Law enforcement faces the challenge of stopping fleeing vehicles. Non-violent methods include roadblocks and spike strips laid across the pavement. However, neither is entirely successful because drivers sometimes avoid the barriers.
The U.S. Department of Home Security is studying new technologies for stopping vehicles. One promising device is inspired by the squid.
Continue reading Squid – Arresting device →
The snail is probably one of the most picked-on creatures in the world. How could this small, slow animal possibly benefit anyone, other than on the French menu as escargot?
However, researchers are now copying the design of the snail when making small robots.
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Many sea creatures including dolphins, porpoises, and whales have a tail structure that results in impressive bursts of speed. Their tail fin, called a fluke, is waved back and forth to provide forward motion. Meanwhile, the pectoral and dorsal fins provide directional stability. Dolphins reach speeds of 30-40 miles/hour (48-64 km/hr) and can leap completely out of water. Similarly, massive whales are able to breach or break from the water surface as they churn their tails.
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In 1935, inventor Paul Sperry sought a solution to a problem encountered in his hobby of sailing off the shore of New England. Whenever the boat deck became wet, it was slippery and dangerous. One winter day during a walk, he noticed that his cocker spaniel remained surefooted, even on slippery sidewalks. Sperry later examined the dog’s paws closely and noticed wave-like grooves on the pads.
grip on slippery surfaces
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Electronic circuits typically constructed on very thin silicon surfaces. Now, suppose that we want to transfer such a circuit unto a non-flat surface such as cloth or leather. Circuits are fragile and any surface contact during movement can be destructive. Researchers at Northwestern University and the University of Illinois turned to the gecko lizard for the solution. Geckos are masters at sticking and then freeing their feet as they walk across a ceiling. The gecko foot has countless micro-size filaments which adhere to most surfaces by flexible, reversible molecular adhesion.
climb, stick to walls or on street
Continue reading gecko feet sticks by the force of electricity →
A species of North African scorpion does not mind getting sand blasted or whipped by desert winds. While other desert creatures burrow downward for protection, the scorpion scurries in the open and withstands abrasion. Studies reveal that its surface is covered with many hardened, dome-shaped bumps just a few microns in size. This armor coating deflects nearby air flow and reduces the force of wind and sand.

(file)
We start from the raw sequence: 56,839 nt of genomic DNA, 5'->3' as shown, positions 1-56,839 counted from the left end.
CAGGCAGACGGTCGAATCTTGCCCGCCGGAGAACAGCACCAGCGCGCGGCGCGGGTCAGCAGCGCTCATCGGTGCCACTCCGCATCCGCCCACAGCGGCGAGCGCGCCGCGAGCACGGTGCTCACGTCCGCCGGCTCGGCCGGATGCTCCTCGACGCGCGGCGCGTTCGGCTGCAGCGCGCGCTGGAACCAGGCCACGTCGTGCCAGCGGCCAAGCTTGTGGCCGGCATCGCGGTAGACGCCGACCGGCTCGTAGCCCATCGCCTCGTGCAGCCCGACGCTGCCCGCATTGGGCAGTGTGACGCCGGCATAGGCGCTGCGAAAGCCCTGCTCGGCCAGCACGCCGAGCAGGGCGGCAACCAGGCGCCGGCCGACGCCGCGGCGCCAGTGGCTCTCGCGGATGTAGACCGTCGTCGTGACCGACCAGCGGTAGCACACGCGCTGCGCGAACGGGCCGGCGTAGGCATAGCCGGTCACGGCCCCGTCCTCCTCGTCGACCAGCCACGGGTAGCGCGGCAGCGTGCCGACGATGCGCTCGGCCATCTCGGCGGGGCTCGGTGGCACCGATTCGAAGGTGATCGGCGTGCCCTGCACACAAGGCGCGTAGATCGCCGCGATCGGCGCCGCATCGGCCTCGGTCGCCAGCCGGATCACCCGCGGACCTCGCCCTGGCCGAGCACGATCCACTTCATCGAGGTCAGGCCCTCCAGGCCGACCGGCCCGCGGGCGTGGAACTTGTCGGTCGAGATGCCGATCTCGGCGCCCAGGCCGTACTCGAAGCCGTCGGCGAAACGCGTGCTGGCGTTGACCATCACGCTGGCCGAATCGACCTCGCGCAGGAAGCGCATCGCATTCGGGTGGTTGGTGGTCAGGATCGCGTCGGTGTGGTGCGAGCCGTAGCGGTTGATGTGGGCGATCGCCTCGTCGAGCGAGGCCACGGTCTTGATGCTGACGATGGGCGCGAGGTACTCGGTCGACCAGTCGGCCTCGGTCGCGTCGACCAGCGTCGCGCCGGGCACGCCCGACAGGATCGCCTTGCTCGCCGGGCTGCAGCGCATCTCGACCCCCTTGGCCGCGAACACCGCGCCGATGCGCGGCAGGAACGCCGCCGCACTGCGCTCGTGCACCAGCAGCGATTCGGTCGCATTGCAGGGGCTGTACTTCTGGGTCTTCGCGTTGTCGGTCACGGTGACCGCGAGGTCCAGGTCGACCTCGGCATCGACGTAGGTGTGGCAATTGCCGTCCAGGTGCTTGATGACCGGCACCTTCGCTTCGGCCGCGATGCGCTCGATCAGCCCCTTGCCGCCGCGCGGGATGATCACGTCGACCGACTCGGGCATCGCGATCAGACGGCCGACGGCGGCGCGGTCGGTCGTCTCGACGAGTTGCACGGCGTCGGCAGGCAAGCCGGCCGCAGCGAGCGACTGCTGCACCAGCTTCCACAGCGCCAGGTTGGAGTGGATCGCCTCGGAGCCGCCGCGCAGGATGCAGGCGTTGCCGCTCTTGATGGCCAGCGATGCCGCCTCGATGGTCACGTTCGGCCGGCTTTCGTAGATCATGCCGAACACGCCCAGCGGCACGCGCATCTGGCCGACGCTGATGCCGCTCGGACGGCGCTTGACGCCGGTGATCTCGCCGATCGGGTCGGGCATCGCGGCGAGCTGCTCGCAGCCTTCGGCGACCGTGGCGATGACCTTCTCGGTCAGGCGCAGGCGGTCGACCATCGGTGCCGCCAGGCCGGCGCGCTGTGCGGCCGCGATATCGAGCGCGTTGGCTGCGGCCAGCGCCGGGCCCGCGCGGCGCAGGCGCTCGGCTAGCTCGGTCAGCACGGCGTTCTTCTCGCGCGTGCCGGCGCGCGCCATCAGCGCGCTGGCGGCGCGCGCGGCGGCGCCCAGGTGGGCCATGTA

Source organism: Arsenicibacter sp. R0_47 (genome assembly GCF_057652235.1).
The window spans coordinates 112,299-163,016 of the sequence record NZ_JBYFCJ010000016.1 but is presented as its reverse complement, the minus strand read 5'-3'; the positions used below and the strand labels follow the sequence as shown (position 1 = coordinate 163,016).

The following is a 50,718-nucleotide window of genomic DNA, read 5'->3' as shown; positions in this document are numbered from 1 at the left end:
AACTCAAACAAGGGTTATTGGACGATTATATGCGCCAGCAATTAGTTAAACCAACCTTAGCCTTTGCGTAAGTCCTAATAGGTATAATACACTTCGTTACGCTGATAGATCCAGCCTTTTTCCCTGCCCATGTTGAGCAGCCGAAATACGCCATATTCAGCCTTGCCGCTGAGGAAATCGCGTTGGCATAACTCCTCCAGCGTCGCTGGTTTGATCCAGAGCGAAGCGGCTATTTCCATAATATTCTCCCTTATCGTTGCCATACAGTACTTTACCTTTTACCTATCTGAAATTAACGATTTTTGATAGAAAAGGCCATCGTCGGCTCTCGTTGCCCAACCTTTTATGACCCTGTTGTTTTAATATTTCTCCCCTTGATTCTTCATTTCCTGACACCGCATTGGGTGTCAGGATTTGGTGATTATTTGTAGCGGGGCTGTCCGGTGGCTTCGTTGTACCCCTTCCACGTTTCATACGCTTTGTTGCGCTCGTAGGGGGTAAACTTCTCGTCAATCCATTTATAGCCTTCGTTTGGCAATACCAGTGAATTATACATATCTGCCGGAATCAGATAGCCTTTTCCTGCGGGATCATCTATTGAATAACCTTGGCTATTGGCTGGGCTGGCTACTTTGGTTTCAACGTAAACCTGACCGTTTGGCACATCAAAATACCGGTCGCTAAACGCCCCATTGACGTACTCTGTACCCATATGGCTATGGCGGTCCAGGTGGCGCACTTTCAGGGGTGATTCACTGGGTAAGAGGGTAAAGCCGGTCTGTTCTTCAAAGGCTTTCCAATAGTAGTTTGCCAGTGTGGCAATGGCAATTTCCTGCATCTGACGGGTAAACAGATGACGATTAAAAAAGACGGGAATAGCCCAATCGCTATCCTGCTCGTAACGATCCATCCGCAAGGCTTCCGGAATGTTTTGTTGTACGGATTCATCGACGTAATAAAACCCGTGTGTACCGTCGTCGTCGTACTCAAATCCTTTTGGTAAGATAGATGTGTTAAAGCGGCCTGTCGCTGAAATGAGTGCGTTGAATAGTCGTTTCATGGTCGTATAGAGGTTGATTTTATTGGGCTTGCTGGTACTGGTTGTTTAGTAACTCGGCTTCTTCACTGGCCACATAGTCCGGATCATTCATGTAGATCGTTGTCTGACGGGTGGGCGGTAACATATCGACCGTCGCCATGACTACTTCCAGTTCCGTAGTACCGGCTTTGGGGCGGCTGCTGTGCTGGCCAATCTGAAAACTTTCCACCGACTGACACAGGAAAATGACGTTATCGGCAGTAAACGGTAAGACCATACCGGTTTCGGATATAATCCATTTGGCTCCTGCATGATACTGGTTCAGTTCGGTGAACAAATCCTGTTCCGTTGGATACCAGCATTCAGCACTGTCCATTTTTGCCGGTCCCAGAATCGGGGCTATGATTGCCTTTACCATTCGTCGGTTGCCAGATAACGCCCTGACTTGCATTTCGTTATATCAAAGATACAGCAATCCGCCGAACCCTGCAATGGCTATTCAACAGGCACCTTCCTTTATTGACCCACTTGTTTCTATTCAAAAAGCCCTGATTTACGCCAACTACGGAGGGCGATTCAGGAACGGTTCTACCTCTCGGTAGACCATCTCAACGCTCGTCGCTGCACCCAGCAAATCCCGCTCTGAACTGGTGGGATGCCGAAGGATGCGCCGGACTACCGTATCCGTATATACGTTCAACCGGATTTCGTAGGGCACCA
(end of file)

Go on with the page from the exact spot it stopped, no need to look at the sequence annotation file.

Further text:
Continue reading scorpion “skin” for more abrasion resistance →
Snakes have scales on their belly skin which help them move about. On a flat surface, the body weight is continuously redistributed for maximum friction, and the scales provide grip. Researchers at the Georgia Institute of Technology have made detailed studies of the movement of the milk snake. The result, which they call terrestrial lateral undulation, reveals complex motion.
Continue reading the mystical movement of snakes →
Thousands of wind turbines have been installed worldwide in recent years for the production of clean electric energy. Efforts continue to make the large turbines efficient and quiet. One successful modification of existing turbine blades is inspired by the stegosaur.
Continue reading stegosaurus plates for innovative wind-turbines →
Perhaps you have stood near a wet dog as it dries by shaking its fur. Watch out! An impressive amount of water is thrown off in all directions. The shaking technique for furry creatures including mice, dogs, and bears is studied by researchers at the Georgia Institute of Technology in Atlanta. They find that larger animals tend to move their bodies at a frequency of 4-5 shakes per second. Mice and rats move more rapidly, up to 27 shakes per second. Whatever the size, each creature begins the shaking process with its head and then the process moves along the body. Mathematical formulas have been established for the animal shaking process based on size, nature of the fur, water surface tension, and other variables. The animals apparently know these technical details by instinct.
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German engineers have applied the tooth sharpening ability of rodents to cutting tools.
Beavers, rats, rabbits and similar rodents depend on their teeth for survival. They are experts at gnawing, and their teeth are designed with a self-sharpening ability. Unlike our own, rodent teeth are covered with enamel on only the front side. Softer dentine is exposed on the back of the front teeth. As the rodent chews and wears down its teeth, it alternates grinding its lower incisors against either the front or the back of the upper incisors. As a result, the hard enamel slowly wears down the softer dentine and the teeth remain sharp. The teeth also continue to grow from the root, maintaining their length. The animals must continue to gnaw or their teeth will outgrow their mouth.
self shaping tools
Continue reading beaver teeths for sharp cutting-tools →